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Putin Issues Warning on New START

Prime Minister Vladimir Putin entering the Kremlin's St. George Hall for the president's state-of-the-nation address earlier this week. Putin said failure to ratify the New START could lead Russia to Misha Japaridze

Prime Minister Vladimir Putin said in an interview released Wednesday that Russia might be forced to build up its nuclear forces against the West if the United States fails to ratify a new arms reduction pact reached earlier this year.

The warning was the second in as many days after President Dmitry Medvedev said Tuesday that failure to develop a joint European missile shield with NATO could create an arms race in the next decade and force the Russian military to deploy new offensive weapons near the borders of the security bloc.

If the United States Senate fails to ratify the New START treaty that Medvedev and U.S. President Barack Obama signed in April, Russia will have to start adding weapons, Putin said.

"That's not our choice. We don't want that to happen. But this is not a threat on our part," Putin said, according to an excerpt of an interview with CNN's Larry King, recorded Tuesday and posted on the CNN web site Wednesday. "We've been simply saying that this is what we all expect to happen if we don't agree on a joint effort there."

The hourlong interview — Putin's second with King and the U.S. broadcast legend's last with a foreign leader — will be aired at 5 a.m. Moscow time on Thursday. Ten years ago, King began his interview Putin, then in his first year as president, with a question that instantly became famous: "Who are you, Mr. Putin?"

The prime minister said in the new interview that the treaty, which is being stalled by several senior Republican senators, is in the United States' best interests and that ignoring it would be "very dumb."

Republican Senator Bob Corker, a member of the Foreign Relation Committee, said Tuesday that the White House had done a "good job" easing some of his concerns on the treaty and that a deal could be reached by the end of the year.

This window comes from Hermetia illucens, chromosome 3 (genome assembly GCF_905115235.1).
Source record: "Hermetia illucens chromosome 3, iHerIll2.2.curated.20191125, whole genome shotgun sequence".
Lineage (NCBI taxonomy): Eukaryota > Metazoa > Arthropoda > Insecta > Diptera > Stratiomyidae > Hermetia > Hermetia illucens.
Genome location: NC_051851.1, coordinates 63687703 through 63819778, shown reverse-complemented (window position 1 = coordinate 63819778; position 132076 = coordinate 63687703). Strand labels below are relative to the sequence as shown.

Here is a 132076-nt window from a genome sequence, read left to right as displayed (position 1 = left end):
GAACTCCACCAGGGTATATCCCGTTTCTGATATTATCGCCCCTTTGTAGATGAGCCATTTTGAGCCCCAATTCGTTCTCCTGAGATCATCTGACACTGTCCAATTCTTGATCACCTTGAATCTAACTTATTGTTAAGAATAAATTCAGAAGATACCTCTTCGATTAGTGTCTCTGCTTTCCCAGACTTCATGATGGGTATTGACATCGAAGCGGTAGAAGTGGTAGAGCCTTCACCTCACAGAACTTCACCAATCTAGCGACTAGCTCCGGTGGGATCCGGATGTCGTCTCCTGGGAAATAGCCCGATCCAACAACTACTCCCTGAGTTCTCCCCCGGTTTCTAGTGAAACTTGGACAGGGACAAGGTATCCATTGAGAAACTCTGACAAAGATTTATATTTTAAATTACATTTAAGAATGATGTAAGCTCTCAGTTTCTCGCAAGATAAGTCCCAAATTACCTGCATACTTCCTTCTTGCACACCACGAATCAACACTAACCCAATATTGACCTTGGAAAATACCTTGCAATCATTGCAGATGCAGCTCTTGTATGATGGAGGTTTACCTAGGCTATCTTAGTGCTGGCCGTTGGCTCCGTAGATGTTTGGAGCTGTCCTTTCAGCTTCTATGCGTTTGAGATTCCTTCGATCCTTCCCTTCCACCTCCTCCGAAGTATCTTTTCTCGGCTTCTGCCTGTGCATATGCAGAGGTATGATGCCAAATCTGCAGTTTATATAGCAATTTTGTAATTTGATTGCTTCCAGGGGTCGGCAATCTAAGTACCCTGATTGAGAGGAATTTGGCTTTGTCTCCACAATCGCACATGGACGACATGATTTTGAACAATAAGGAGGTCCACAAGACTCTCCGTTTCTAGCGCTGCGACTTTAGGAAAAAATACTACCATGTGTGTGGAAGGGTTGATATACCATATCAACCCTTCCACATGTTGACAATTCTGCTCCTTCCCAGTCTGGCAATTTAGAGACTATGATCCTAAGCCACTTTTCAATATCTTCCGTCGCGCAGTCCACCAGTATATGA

The other excerpts of Putin's interview were lacking major news, analysts said.

"Putin loves being two steps ahead of Medvedev as a newsmaker, but this time he just flabbily repeats old things," said Sam Greene, a researcher with the Moscow Carnegie Center.

Commenting on a WikiLeaks report purportedly quoting U.S. Defense Secretary Robert Gates as saying democracy in Russia has disappeared while power has become concentrated in the hands of the security services, Putin turned to his trademark "sovereign democracy" mantra.

"I want to give some advice to our colleagues: Don't interfere with the sovereign choices of the Russian people," he said.

Although the WikiLeaks reports are "no disaster," Putin said, one account describing his relation with Medvedev as that of Batman's to Robin is arrogant, unethical and "aimed to slander one of us."

Putin, the elder member of the ruling tandem and Medvedev's political mentor, did not specify whom he meant. Calls to Putin's spokesman, Dmitry Peskov, went unanswered Wednesday.

"Of course, he meant Medvedev. Being called Batman is quite flattering," independent political analyst Stanislav Belkovsky said.

Putin has regularly shown frustration with such comparisons, saying they are an attempt to sow conflict between him and Medvedev.

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